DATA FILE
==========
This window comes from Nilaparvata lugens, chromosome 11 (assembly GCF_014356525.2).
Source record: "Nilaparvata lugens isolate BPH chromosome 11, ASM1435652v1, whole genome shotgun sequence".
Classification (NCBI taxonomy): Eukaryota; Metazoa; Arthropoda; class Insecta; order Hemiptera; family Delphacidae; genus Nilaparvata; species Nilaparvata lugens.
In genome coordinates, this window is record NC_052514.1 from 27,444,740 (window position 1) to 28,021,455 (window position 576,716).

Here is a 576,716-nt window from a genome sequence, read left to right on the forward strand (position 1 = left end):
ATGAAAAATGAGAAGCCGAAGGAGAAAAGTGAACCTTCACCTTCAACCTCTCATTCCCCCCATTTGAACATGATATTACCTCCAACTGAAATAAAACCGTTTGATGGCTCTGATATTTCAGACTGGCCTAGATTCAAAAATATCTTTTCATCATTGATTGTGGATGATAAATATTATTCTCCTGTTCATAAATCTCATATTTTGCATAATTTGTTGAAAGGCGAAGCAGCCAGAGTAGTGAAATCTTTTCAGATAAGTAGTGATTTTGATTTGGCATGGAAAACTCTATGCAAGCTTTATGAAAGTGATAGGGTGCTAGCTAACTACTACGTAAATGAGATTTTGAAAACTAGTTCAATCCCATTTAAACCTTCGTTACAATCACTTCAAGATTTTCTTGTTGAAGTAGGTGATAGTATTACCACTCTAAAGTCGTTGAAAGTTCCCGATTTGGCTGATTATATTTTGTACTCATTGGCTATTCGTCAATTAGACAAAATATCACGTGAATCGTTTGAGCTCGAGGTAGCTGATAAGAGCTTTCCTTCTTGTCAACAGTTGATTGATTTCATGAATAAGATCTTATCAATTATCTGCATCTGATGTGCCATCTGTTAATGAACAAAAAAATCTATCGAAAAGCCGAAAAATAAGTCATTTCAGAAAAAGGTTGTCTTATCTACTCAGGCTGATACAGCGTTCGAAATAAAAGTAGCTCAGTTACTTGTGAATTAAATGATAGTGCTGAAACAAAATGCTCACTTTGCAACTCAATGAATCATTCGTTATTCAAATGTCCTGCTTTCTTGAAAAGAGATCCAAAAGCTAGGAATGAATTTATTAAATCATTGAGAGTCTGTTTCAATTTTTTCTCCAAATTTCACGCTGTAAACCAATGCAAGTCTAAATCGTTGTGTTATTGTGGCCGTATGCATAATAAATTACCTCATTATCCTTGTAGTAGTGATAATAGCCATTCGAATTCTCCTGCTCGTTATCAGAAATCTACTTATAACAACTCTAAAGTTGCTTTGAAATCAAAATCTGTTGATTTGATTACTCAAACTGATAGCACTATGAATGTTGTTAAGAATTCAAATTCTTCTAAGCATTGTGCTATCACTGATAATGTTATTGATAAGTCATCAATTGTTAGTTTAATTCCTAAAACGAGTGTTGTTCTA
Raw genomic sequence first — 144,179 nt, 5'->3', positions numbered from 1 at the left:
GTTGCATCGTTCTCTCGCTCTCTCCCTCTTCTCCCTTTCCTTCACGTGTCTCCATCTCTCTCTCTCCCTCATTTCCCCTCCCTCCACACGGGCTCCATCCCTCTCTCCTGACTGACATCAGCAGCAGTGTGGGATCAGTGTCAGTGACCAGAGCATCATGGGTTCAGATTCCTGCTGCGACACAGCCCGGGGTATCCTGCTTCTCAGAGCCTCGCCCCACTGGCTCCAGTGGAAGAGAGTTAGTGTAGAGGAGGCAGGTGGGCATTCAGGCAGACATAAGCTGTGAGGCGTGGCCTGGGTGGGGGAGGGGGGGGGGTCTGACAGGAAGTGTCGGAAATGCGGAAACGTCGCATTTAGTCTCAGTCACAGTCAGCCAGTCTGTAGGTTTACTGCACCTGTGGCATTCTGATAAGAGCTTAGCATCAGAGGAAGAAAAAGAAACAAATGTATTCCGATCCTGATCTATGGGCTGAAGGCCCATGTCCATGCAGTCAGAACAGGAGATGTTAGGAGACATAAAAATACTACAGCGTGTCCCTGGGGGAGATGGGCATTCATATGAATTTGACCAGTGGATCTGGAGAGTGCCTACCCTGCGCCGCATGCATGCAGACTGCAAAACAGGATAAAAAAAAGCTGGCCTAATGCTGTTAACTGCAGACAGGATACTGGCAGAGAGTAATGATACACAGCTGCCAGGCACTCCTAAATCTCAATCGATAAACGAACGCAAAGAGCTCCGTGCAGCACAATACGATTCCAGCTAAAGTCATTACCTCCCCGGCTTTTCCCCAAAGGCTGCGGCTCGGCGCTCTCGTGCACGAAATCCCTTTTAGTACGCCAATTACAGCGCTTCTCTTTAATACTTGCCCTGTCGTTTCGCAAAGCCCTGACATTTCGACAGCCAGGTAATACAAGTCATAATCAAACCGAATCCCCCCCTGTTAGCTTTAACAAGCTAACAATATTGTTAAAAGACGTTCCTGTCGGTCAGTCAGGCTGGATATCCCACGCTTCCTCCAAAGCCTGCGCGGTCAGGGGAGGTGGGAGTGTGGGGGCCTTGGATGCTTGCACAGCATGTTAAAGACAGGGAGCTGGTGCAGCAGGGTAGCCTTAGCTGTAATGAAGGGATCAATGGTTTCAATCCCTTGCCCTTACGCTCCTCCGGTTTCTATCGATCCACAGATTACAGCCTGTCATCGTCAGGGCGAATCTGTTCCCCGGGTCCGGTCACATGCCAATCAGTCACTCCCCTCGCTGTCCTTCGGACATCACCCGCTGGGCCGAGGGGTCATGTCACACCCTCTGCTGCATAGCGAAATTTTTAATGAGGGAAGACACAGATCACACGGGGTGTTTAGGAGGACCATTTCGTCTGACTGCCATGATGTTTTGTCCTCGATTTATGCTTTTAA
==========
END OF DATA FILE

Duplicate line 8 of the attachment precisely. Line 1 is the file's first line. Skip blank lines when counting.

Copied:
GTTGCATCGTTCTCTCGCTCTCTCCCTCTTCTCCCTTTCCTTCACGTGTCTCCATCTCTCTCTCTCCCTCATTTCCCCTCCCTCCACACGGGCTCCATCCCTCTCTCCTGACTGACATCAGCAGCAGTGTGGGATCAGTGTCAGTGACCAGAGCATCATGGGTTCAGATTCCTGCTGCGACACAGCCCGGGGTATCCTGCTTCTCAGAGCCTCGCCCCACTGGCTCCAGTGGAAGAGAGTTAGTGTAGAGGAGGCAGGTGGGCATTCAGGCAGACATAAGCTGTGAGGCGTGGCCTGGGTGGGGGAGGGGGGGGGGTCTGACAGGAAGTGTCGGAAATGCGGAAACGTCGCATTTAGTCTCAGTCACAGTCAGCCAGTCTGTAGGTTTACTGCACCTGTGGCATTCTGATAAGAGCTTAGCATCAGAGGAAGAAAAAGAAACAAATGTATTCCGATCCTGATCTATGGGCTGAAGGCCCATGTCCATGCAGTCAGAACAGGAGATGTTAGGAGACATAAAAATACTACAGCGTGTCCCTGGGGGAGATGGGCATTCATATGAATTTGACCAGTGGATCTGGAGAGTGCCTACCCTGCGCCGCATGCATGCAGACTGCAAAACAGGATAAAAAAAAGCTGGCCTAATGCTGTTAACTGCAGACAGGATACTGGCAGAGAGTAATGATACACAGCTGCCAGGCACTCCTAAATCTCAATCGATAAACGAACGCAAAGAGCTCCGTGCAGCACAATACGATTCCAGCTAAAGTCATTACCTCCCCGGCTTTTCCCCAAAGGCTGCGGCTCGGCGCTCTCGTGCACGAAATCCCTTTTAGTACGCCAATTACAGCGCTTCTCTTTAATACTTGCCCTGTCGTTTCGCAAAGCCCTGACATTTCGACAGCCAGGTAATACAAGTCATAATCAAACCGAATCCCCCCCTGTTAGCTTTAACAAGCTAACAATATTGTTAAAAGACGTTCCTGTCGGTCAGTCAGGCTGGATATCCCACGCTTCCTCCAAAGCCTGCGCGGTCAGGGGAGGTGGGAGTGTGGGGGCCTTGGATGCTTGCACAGCATGTTAAAGACAGGGAGCTGGTGCAGCAGGGTAGCCTTAGCTGTAATGAAGGGATCAATGGTTTCAATCCCTTGCCCTTACGCTCCTCCGGTTTCTATCGATCCACAGATTACAGCCTGTCATCGTCAGGGCGAATCTGTTCCCCGGGTCCGGTCACATGCCAATCAGTCACTCCCCTCGCTGTCCTTCGGACATCACCCGCTGGGCCGAGGGGTCATGTCACACCCTCTGCTGCATAGCGAAATTTTTAATGAGGGAAGACACAGATCACACGGGGTGTTTAGGAGGACCATTTCGTCTGACTGCCATGATGTTTTGTCCTCGATTTATGCTTTTAA